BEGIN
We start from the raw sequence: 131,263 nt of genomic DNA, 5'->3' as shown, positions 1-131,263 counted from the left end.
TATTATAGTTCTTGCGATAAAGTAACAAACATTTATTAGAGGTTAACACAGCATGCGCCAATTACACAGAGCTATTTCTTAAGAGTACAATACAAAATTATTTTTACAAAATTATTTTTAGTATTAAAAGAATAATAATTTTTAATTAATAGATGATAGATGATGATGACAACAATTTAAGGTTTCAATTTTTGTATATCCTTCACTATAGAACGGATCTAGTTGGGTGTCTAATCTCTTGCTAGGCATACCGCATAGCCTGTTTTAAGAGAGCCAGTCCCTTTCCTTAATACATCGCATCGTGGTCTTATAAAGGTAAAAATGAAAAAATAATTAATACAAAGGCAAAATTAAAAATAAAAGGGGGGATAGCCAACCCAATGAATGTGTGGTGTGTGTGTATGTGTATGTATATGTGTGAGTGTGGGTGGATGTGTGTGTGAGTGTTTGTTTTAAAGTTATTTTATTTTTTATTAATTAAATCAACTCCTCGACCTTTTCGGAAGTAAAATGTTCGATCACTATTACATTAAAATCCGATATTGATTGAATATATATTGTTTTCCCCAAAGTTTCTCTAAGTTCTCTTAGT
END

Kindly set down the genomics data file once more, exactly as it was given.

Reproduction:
We start from the raw sequence: 131,263 nt of genomic DNA, 5'->3' as shown, positions 1-131,263 counted from the left end.
TATTATAGTTCTTGCGATAAAGTAACAAACATTTATTAGAGGTTAACACAGCATGCGCCAATTACACAGAGCTATTTCTTAAGAGTACAATACAAAATTATTTTTACAAAATTATTTTTAGTATTAAAAGAATAATAATTTTTAATTAATAGATGATAGATGATGATGACAACAATTTAAGGTTTCAATTTTTGTATATCCTTCACTATAGAACGGATCTAGTTGGGTGTCTAATCTCTTGCTAGGCATACCGCATAGCCTGTTTTAAGAGAGCCAGTCCCTTTCCTTAATACATCGCATCGTGGTCTTATAAAGGTAAAAATGAAAAAATAATTAATACAAAGGCAAAATTAAAAATAAAAGGGGGGATAGCCAACCCAATGAATGTGTGGTGTGTGTGTATGTGTATGTATATGTGTGAGTGTGGGTGGATGTGTGTGTGAGTGTTTGTTTTAAAGTTATTTTATTTTTTATTAATTAAATCAACTCCTCGACCTTTTCGGAAGTAAAATGTTCGATCACTATTACATTAAAATCCGATATTGATTGAATATATATTGTTTTCCCCAAAGTTTCTCTAAGTTCTCTTAGT